The Underdog by Briar Prescott
Briar Prescott is the best. Her books are such a breath of real, genuine fresh air. Once upon a time, Anders told his younger brother and sister a little white lie about wanting to complete a triathlon one day. The problem? They believed him. They've even entered him into one and hired a personal trainer to get him across the finish line. Wells is supremely unimpressed about being tricked into becoming that personal trainer. Still struggling to come to terms with the devastating hand life has recently dealt him, Wells is determined to get fired as quickly as possible so he can go back to being miserable in peace. But Anders knows this means a lot to his siblings. And as much as he hates exercise, he hates the idea of letting them down even more. Wells can be as mean as he likes, Anders isn't going anywhere. This book is pure sunshine wrapped in a disgruntled package. Loved it so much!
First Impressions by Jay Hogan
This was a pleasant surprise for me. I'd never read a Jay Hogan book before and wasn't sure what to expect. First Impressions had me hooked from the first chapter. Michael is a doctor rebuilding his life in New Zealand after messing up his old life in a major way. Josh is the super serious, single-dad, 'my dog is scarier than your dog' K9 cop who doesn't like Michael. No, really. Josh really doesn't like Michael, no matter how sexy he is. *wink* I was really impressed with the development of the characters in this enemies-to-lovers romance, particularly Michael who changed many of his worldviews throughout the course of the story. And Josh, what a dreamboat. *sigh*
Beautiful and Terrible Things by Riley Hart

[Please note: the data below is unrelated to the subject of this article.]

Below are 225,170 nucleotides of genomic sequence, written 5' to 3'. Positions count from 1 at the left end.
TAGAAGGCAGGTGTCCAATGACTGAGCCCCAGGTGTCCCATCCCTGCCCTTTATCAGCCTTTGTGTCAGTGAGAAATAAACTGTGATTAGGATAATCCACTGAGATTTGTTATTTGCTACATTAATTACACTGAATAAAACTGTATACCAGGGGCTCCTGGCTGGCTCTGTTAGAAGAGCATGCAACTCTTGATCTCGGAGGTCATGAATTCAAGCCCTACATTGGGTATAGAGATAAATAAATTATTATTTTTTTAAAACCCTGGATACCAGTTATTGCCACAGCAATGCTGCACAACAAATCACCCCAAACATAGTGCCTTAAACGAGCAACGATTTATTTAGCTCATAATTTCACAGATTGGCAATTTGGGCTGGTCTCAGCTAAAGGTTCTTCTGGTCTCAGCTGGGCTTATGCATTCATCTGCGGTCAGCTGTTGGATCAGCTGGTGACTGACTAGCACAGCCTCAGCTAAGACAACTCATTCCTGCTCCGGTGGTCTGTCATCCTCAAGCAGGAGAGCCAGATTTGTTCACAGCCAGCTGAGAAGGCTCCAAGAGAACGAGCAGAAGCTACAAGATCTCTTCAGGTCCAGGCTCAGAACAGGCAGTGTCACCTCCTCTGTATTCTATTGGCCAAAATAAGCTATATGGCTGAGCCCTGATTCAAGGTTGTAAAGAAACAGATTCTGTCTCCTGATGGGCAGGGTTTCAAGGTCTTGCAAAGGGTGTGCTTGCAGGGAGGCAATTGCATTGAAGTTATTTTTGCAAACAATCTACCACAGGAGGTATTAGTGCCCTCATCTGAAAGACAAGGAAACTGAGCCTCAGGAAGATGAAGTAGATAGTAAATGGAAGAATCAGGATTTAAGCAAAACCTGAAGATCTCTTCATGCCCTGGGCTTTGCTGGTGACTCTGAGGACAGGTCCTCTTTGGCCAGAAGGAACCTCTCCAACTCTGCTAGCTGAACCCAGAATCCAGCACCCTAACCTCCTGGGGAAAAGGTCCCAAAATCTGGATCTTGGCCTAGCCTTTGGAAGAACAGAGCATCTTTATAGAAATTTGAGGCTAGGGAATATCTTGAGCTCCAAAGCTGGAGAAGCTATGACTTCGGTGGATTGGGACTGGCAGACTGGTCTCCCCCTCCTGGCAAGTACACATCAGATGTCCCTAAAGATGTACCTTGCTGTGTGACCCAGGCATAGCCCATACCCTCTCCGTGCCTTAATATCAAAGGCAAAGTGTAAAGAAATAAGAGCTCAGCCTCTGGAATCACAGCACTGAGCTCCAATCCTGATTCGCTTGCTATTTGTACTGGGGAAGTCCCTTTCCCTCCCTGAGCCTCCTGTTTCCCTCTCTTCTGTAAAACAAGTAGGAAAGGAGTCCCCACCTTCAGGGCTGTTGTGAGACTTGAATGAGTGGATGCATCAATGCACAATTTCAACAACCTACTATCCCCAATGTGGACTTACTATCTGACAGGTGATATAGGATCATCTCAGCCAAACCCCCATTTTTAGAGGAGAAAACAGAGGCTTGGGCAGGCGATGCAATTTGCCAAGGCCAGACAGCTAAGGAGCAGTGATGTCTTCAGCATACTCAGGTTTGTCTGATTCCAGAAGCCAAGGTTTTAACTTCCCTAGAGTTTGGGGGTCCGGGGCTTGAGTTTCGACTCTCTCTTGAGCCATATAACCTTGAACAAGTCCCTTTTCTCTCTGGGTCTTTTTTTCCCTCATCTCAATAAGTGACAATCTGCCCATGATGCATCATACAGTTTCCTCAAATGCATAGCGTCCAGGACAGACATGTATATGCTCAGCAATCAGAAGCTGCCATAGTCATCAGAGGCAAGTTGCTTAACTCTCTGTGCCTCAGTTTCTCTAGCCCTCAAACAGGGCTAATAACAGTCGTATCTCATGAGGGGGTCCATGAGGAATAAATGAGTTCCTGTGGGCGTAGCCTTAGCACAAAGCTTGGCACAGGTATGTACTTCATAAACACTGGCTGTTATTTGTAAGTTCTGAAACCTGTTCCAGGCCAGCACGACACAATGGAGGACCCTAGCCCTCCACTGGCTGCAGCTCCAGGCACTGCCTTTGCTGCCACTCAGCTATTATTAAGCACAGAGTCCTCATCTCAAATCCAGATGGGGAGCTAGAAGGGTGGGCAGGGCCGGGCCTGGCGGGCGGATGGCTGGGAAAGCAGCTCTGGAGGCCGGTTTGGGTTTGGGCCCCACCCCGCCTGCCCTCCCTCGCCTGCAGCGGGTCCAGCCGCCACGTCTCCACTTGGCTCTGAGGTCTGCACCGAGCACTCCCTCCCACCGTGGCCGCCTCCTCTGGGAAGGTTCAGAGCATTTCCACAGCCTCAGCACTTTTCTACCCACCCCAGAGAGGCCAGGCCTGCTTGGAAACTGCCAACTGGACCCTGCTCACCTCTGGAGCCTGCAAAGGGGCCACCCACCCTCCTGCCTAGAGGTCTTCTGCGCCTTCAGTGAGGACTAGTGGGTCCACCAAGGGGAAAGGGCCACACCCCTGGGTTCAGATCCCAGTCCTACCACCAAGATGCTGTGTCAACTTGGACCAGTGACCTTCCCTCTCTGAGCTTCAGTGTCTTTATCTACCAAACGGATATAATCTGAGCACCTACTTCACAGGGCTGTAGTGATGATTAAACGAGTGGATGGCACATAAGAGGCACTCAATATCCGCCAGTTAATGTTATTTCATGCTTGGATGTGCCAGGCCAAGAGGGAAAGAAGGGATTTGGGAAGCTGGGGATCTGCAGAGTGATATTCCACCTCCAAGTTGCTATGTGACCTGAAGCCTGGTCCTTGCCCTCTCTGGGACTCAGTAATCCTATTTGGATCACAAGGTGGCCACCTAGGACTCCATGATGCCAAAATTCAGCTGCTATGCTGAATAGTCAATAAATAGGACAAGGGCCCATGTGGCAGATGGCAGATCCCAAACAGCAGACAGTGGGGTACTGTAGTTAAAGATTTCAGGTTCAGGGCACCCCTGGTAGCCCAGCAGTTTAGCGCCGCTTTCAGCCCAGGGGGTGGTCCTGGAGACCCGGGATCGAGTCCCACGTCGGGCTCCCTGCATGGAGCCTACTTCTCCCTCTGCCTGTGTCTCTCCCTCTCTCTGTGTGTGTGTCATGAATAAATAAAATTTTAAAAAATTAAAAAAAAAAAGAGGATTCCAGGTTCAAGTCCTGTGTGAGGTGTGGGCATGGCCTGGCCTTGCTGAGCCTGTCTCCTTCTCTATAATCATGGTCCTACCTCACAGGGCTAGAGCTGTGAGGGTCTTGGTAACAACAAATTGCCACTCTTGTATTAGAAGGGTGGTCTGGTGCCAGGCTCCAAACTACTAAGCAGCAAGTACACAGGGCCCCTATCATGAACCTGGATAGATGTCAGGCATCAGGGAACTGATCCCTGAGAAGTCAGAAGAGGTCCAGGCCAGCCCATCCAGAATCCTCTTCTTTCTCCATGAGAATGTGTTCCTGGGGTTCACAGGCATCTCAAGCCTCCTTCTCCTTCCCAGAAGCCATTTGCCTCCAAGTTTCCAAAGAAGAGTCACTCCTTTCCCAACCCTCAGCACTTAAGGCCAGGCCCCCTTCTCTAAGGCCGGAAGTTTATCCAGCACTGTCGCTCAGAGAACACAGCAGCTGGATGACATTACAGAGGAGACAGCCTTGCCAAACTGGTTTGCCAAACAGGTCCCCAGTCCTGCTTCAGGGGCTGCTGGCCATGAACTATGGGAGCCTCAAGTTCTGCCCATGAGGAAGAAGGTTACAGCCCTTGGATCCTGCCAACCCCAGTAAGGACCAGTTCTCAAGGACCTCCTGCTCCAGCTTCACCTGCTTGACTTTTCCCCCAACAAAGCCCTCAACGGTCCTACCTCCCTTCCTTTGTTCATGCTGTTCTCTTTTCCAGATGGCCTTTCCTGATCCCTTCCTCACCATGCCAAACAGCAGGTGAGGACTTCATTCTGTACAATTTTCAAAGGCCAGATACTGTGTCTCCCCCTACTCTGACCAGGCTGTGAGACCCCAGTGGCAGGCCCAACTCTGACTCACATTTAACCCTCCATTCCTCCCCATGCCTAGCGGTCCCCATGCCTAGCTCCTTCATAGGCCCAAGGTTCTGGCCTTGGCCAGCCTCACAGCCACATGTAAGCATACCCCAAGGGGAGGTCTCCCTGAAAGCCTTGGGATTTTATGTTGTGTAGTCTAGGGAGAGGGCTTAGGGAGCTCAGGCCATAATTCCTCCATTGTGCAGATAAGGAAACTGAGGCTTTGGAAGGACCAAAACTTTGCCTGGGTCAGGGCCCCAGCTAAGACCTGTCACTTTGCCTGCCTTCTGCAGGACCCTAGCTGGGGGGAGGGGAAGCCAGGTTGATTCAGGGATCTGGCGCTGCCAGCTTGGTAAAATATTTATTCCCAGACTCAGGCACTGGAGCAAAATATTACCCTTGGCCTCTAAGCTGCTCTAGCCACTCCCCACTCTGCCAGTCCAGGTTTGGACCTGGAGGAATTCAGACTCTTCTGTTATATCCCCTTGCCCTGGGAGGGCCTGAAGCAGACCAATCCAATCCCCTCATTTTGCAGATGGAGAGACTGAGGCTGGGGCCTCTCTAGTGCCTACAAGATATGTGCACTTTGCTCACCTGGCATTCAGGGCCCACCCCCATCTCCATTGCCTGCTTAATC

Riley Hart has this way of yanking your heart out, tossing it around for a while, and then tucking it back into your chest all safe and sound. That's exactly what she did with Beautiful and Terrible Things. Gage and Joey meet as children and fall in love as teenagers, but are then torn apart by one violent, irrevocable moment. When they manage to find each other again, years later, both are still struggling to rebuild their lives. The connect between them is as strong as ever, but there is a lot of healing to be done before they can be free to embrace the future. I'll forever be a fan of Riley's books, and this is among her best.
Without You by Marley Valentine
This one is all angst and heartbreak. Totally my jam. Deacon always knew he didn't fit in with the rest of his family. He was the outsider, playing second fiddle to his brother, Rhett. Julian, Rhett's boyfriend, fits in just fine. The two men have little to do with each other until after Rhett dies of an illness. Deacon and Julian are left trying to find their way in a world forever changed. They finally begin to spend time together, which both opens old wounds and sparks new understandings. Their journey from vague animosity, to wary friendship, to devoted love is handled with sensitivity and skill by my fellow Aussie, Marley Valentine.
It was really hard to get the list down to only eight. There were a few more books I would have loved to include *cough* on board by jay hogan *cough* but only so many covers fit well on an Instagram post so... here we are. 🙂
I hope you found something new to read in this list, and I'd love to know what your top books of 2022 were. Because my TBR list can never be too long.